Mayor Rahm Emanuel today called on residents to help police take back their neighborhoods in the wake of a spate of shootings around Chicago.
The mayor said the spike in violence -- including 49 shootings with 10 fatalities last weekend and the Monday shooting of Chicago police officer Del Pearson -- "tears at the city's fabric."
"This is not alone a law enforcement issue, although it needs -- law enforcement plays a major role," said Emanuel, making his first public comments about the violence since returning to Chicago from a spring break trip with his children.
He said he visited a church in the Chatham neighborhood Thursday evening near the scene of a recent shooting.
"As I said in the church last night, the first word in community policing is 'community.' I see the strength that happens inside a church, and I want that strength out in the neighborhood, in the community, working with the law enforcement community."
Emanuel said the Chicago Police Department is working on a "citywide anti-gang strategy" and he compared it the police crackdown against the Maniac Latin Disciples after the June shooting of two young girls in a Northwest Side park.
Responding to criticism that there aren't enough cops on the streets to prevent the violence, Emanuel pointed out he has moved more police officers into patrol jobs from administrative positions since taking office.
Asked why it took such a violent weekend before he called for a citywide gang crackdown, the mayor said he and police Superintendent Garry McCarthy have actually been working on the initiative for some time.
"(McCarthy) is working through exactly what I've asked, and I talked to him before about it," Emanuel said during a news conference at Curie High School to announce an expansion of college prep programs in public schools. "They're working through a series of issues. I don't expect them to turn something around. I want more than 'we have an anti-gang unit.' I want a strategy that's comprehensive to the problem and the challenge that we face."
Earlier this week, McCarthy said the violent weekend reinforces that Chicago ranks with Los Angeles as the worst in the country with gang woes. He defended the department's anti-violence strategy but acknowledged that officers need to focus more on preventing retaliatory shootings.
McCarthy said beat patrol and gang officers are working on a “gang audit” in the Southwest Side’s Chicago Lawn District—-which saw at least 10 people shot last weekend--to map out where in the district the gang problem is most prevalent. That data will then be disseminated into beat cars, enabling a regular beat cop to know more about the gang problem in the areas they patrol.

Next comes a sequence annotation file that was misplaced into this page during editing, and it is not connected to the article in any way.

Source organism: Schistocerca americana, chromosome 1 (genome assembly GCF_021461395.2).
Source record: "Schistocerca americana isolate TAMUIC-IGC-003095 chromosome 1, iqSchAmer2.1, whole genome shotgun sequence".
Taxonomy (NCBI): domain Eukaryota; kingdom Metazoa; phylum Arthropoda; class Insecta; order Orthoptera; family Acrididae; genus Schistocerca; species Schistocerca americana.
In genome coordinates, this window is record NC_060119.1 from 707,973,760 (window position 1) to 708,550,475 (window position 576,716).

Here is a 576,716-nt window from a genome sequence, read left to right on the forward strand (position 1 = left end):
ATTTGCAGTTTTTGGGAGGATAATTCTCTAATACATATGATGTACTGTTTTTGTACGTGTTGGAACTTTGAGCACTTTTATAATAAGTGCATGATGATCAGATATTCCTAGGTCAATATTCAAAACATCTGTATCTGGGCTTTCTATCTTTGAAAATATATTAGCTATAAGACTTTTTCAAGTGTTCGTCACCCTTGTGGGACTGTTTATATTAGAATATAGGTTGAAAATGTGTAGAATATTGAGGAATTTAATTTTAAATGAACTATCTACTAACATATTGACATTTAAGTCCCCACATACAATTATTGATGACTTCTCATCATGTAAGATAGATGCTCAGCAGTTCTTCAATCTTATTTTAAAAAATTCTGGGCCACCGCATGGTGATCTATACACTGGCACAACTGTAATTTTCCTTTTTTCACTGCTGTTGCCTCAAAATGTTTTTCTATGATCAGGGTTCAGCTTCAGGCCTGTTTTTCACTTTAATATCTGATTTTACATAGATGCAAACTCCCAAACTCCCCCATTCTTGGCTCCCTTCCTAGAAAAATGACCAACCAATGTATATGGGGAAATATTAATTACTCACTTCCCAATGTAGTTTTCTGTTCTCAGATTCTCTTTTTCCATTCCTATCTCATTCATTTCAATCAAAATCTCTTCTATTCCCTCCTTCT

Emanuel also added his name to the list of Democratic Party leaders calling for state Rep. Derrick Smith, D-Chicago, to step down in the face of federal bribery charges that came a week before he won his party's nomination for a full term.
"It's an honor to serve the public, and I do not think -- while Mr. Smith won the primary -- that his name should be on the ballot in November, because I think he has already shown a violation of the code of conduct that comes with the honor of serving the public," Emanuel said.
Smith was charged March 13 with accepting a $7,000 cash bribe in return for supporting a bid for a state grant. He was snared in an undercover FBI sting that included an audio recording of Smith allegedly accepting the bribe.
He nonetheless won Tuesday's primary election handily over Tom Swiss, with the help of House Speaker Michael Madigan and others.
The city approved the original request for a May 19 march through the Loop and down Michigan Avenue, timed for the first day of what was to be a G-8 meeting of world economic leaders. But when the G-8 was moved to Camp David, the protesters asked to hold the same march a day later to instead target the first day of the NATO May 20-21 summit.
In denying the group's request for the same route, the city Department of Transportation said "there are not available at the time of the parade a sufficient number of on-duty police officers, or other city employees authorized to regulate traffic, to police and protect lawful participants in the parade and nonparticipants."
Emanuel said the route would need to be changed. "When the application was originally accepted and the route was accepted, if you change the date, the route -- not the destination, the route -- needs to be changed," he said.
The mayor was asked whether the city has enough police to handle the event, and responded "we're going to make sure people have their First Amendment rights protected, and we're also going to make sure we can enforce the law. As I've said repeatedly, those two are not in conflict."